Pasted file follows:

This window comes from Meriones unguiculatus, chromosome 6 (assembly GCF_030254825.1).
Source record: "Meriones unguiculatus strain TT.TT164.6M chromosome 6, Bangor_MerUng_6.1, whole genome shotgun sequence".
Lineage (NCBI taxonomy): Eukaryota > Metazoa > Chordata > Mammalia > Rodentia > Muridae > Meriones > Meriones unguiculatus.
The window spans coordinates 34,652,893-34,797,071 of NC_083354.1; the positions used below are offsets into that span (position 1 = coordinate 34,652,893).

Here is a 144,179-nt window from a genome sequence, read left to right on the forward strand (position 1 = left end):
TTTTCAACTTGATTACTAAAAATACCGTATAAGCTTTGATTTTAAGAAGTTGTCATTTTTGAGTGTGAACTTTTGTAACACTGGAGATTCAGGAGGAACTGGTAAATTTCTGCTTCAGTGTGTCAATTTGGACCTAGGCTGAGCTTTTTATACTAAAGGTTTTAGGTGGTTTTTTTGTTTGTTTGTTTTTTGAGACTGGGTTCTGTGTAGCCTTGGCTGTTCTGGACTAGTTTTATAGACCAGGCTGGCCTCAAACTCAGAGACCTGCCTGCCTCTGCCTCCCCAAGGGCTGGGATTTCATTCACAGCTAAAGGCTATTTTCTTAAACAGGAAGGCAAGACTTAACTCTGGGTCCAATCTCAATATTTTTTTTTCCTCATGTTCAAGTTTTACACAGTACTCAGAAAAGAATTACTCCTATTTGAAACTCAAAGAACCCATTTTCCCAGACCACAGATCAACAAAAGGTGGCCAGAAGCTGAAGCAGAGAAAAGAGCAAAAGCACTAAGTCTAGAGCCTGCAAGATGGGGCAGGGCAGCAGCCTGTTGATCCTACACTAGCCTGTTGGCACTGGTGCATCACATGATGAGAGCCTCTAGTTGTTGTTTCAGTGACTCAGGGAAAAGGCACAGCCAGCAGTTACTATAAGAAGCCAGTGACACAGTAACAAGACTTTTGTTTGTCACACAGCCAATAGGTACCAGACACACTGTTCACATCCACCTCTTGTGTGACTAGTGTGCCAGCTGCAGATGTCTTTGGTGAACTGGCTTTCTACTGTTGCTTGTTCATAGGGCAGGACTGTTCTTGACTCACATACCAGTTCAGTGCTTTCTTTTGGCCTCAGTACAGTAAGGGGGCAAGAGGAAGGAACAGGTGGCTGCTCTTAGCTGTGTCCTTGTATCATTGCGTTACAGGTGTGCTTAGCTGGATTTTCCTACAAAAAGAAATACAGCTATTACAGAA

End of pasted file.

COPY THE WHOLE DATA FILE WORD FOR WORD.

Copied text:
This window comes from Meriones unguiculatus, chromosome 6 (assembly GCF_030254825.1).
Source record: "Meriones unguiculatus strain TT.TT164.6M chromosome 6, Bangor_MerUng_6.1, whole genome shotgun sequence".
Lineage (NCBI taxonomy): Eukaryota > Metazoa > Chordata > Mammalia > Rodentia > Muridae > Meriones > Meriones unguiculatus.
The window spans coordinates 34,652,893-34,797,071 of NC_083354.1; the positions used below are offsets into that span (position 1 = coordinate 34,652,893).

Here is a 144,179-nt window from a genome sequence, read left to right on the forward strand (position 1 = left end):
TTTTCAACTTGATTACTAAAAATACCGTATAAGCTTTGATTTTAAGAAGTTGTCATTTTTGAGTGTGAACTTTTGTAACACTGGAGATTCAGGAGGAACTGGTAAATTTCTGCTTCAGTGTGTCAATTTGGACCTAGGCTGAGCTTTTTATACTAAAGGTTTTAGGTGGTTTTTTTGTTTGTTTGTTTTTTGAGACTGGGTTCTGTGTAGCCTTGGCTGTTCTGGACTAGTTTTATAGACCAGGCTGGCCTCAAACTCAGAGACCTGCCTGCCTCTGCCTCCCCAAGGGCTGGGATTTCATTCACAGCTAAAGGCTATTTTCTTAAACAGGAAGGCAAGACTTAACTCTGGGTCCAATCTCAATATTTTTTTTTCCTCATGTTCAAGTTTTACACAGTACTCAGAAAAGAATTACTCCTATTTGAAACTCAAAGAACCCATTTTCCCAGACCACAGATCAACAAAAGGTGGCCAGAAGCTGAAGCAGAGAAAAGAGCAAAAGCACTAAGTCTAGAGCCTGCAAGATGGGGCAGGGCAGCAGCCTGTTGATCCTACACTAGCCTGTTGGCACTGGTGCATCACATGATGAGAGCCTCTAGTTGTTGTTTCAGTGACTCAGGGAAAAGGCACAGCCAGCAGTTACTATAAGAAGCCAGTGACACAGTAACAAGACTTTTGTTTGTCACACAGCCAATAGGTACCAGACACACTGTTCACATCCACCTCTTGTGTGACTAGTGTGCCAGCTGCAGATGTCTTTGGTGAACTGGCTTTCTACTGTTGCTTGTTCATAGGGCAGGACTGTTCTTGACTCACATACCAGTTCAGTGCTTTCTTTTGGCCTCAGTACAGTAAGGGGGCAAGAGGAAGGAACAGGTGGCTGCTCTTAGCTGTGTCCTTGTATCATTGCGTTACAGGTGTGCTTAGCTGGATTTTCCTACAAAAAGAAATACAGCTATTACAGAA